Using Quirkos for fun and (extremely nerdy) projects

This week, something completely different! A guest blog from our own Kristin Schroeder!

 

Most of our blog is a serious and (hopefully) useful exploration of current topics in qualitative research and how to use Quirkos to help you with your research. However we thought it might be fun to share something a little different.


I first encountered qualitative research in a serious manner when I joined Quirkos in January this year, and to help me get up to speed I tried to code a few things to help me understand the software.
One of the texts I used was a chapter from The Lord of the Rings, because, I thought, with something I already know like the back of my hand I could concentrate on the mechanics of coding without being distracted too much by the content.


I chose ‘The Council of Elrond’ – one of the longest chapters in the book and one often derided for being little more than an extended information dump. Essentially lots and lots of characters (some of whom only appear in this one scene in the whole book) sit around and tell each other about stuff that happened much earlier. It’s probably not Tolkien’s finest writing, and I suppose, most modern editors would demand that all that verbal exposition should either be cut or converted into actual action chapters.


I have always loved the Council chapter, however, as to me it’s part of the fascinating backdrop of the Lord of the Rings. As Tolkien himself puts it in one of his Letters:


“Part of the attraction of the L.R. is, I think, due to the glimpses of a large history in the background: an attraction like that of viewing far off an unvisited island, or seeing the towers of a distant city gleaming in a sunlit mist.”


Of course, if you are a Tolkien fan(atic) you can go off and explore these unvisited islands and distant cities in the Silmarillion and the Histories of Middle Earth, and then bore your friends by smugly explaining all the fascinating First and Second Age references, and just why Elrond won’t accept an Oath from the Fellowship. (Yes, I am guilty of that…)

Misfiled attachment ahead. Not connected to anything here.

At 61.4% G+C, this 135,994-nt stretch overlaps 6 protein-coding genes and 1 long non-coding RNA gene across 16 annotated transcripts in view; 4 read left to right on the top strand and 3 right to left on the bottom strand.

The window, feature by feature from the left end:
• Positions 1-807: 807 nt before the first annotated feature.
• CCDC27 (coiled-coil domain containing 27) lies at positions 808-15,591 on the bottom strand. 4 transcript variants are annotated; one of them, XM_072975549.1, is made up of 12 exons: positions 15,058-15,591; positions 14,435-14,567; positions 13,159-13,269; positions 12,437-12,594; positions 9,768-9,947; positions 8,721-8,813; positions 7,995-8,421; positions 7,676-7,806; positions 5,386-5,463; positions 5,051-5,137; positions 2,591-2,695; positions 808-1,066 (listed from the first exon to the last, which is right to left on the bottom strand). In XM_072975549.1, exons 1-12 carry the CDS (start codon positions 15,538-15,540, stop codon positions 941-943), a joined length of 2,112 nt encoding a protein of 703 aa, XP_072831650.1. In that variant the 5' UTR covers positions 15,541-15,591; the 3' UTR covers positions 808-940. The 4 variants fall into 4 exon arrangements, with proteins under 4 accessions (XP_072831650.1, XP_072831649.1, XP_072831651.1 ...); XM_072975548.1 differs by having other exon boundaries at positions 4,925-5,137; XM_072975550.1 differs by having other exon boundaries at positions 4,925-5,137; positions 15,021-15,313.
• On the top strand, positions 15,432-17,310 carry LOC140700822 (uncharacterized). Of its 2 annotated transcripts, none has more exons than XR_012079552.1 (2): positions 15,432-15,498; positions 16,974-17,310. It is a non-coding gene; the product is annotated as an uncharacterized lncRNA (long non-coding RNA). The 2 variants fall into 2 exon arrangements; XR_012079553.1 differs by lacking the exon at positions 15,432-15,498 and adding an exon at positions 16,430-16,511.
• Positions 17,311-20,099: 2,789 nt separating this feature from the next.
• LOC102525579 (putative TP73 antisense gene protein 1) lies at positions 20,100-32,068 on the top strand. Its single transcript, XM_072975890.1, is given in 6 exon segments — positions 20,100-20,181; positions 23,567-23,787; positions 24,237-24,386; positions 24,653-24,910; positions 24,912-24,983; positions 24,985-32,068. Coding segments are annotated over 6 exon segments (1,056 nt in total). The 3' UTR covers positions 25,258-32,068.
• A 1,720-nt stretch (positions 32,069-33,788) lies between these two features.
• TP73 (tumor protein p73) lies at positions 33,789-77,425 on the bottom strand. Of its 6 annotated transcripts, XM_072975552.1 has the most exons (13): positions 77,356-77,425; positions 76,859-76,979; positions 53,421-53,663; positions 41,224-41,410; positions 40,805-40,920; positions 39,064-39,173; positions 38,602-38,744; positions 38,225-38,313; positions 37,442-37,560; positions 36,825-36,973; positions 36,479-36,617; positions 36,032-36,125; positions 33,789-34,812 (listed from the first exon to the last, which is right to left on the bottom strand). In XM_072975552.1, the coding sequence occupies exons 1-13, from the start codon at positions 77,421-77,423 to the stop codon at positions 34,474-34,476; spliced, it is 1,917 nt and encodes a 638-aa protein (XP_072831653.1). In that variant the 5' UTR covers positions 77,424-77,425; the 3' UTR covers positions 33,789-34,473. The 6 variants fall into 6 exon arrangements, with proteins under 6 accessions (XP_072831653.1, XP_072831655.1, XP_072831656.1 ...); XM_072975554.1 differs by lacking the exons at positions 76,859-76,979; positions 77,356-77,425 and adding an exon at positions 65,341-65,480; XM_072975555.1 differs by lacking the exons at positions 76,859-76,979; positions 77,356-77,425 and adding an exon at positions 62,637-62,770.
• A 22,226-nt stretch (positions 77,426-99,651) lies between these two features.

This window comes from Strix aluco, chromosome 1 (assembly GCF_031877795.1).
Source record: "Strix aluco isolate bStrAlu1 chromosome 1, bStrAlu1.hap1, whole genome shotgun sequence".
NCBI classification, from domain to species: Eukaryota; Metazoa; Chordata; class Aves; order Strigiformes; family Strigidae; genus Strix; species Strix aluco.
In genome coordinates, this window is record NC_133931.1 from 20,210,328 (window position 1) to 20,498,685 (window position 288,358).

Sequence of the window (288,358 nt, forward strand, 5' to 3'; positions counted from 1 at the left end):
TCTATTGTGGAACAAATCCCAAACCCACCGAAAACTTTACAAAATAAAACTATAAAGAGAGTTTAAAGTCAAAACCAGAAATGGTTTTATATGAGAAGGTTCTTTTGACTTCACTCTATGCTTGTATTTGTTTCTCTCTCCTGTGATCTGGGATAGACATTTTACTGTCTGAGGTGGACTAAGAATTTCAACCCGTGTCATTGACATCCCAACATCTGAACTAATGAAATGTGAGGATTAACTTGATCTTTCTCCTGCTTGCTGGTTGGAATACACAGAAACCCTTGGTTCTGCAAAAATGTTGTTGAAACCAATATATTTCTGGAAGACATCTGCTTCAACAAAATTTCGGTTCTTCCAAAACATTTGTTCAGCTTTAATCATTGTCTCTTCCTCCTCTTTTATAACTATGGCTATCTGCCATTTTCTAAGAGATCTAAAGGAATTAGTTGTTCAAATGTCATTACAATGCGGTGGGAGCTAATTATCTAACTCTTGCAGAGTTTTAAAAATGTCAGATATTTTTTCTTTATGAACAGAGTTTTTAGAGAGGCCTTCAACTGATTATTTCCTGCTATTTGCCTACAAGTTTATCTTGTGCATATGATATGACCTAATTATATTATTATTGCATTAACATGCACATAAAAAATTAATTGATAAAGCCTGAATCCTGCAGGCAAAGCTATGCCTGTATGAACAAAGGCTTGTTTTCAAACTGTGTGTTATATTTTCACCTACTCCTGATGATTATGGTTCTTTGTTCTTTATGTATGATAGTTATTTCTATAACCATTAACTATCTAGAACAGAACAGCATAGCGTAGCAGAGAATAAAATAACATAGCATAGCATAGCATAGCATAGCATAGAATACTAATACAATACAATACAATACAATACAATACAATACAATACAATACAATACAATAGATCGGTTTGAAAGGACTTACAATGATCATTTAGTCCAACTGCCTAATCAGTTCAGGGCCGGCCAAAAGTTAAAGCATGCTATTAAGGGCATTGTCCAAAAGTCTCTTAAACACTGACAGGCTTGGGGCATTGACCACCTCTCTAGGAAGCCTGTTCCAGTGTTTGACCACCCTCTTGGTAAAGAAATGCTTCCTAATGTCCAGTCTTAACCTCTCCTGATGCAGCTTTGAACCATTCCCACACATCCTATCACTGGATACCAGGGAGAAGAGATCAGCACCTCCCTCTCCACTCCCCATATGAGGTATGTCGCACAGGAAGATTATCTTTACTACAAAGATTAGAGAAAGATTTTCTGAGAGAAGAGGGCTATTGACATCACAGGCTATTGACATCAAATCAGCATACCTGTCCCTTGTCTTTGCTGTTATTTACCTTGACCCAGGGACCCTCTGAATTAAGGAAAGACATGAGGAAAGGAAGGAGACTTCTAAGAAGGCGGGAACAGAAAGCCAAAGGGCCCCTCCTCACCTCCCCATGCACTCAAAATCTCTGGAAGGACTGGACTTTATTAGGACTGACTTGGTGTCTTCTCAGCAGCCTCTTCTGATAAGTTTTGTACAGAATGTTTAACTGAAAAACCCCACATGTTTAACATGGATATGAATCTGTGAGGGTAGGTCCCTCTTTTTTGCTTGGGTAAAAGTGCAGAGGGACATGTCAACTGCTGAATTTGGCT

Looking at the chapter using Quirkos I expected to see bubbles growing around the exchange of news, around power and wisdom, and maybe to get some interesting overlap views on Frodo or Aragorn. However, the topic that surprised me most in this chapter in particular was Friendship.


I coded the topic ‘Friendship’ 29 times – as often as ‘Relaying News’ and ‘History’, and more often even than collective mentions of Elves (27), Humans (19) or the Black Riders (24).


The overlap view of ‘Friendship’ was especially unexpected:

 

The topics ‘Gandalf’ and ‘Friendship’ overlap 22 times, which is not totally surprising since Gandalf does most of the talking throughout the chapter, and he is the only character who knows everyone else in the Council already. But the second most frequent overlap is with Elrond: he intersects with Friendship eight times, which is more often than Frodo who only gets five overlaps with Friendship!


Like most of the Elves in Lord of the Rings, Elrond is rather aloof and even in his own council acts as a remote facilitator for the other characters. Yet, the cluster view on Friendship led me to reconsider his relationship not only with Gandalf (when Gandalf recites the Ring inscription in the Black Speech, he strongly presumes on Elrond’s friendship, and Elrond forgives him because of that friendship) but also with Bilbo.


Re-reading Elrond’s exchanges with Bilbo during the Council, I was struck by the gentle teasing apparent in the hobbit’s reminders of his need for lunch and Elrond’s requests that Bilbo should tell his story without too many embellishments and it need not be in verse. The friendship between Bilbo and Elrond also rather explains how Bilbo had the guts to compose and perform a song about Elrond’s father Eärendil in the previous chapter, something even Aragorn, Elrond’s foster son, described as a daring act.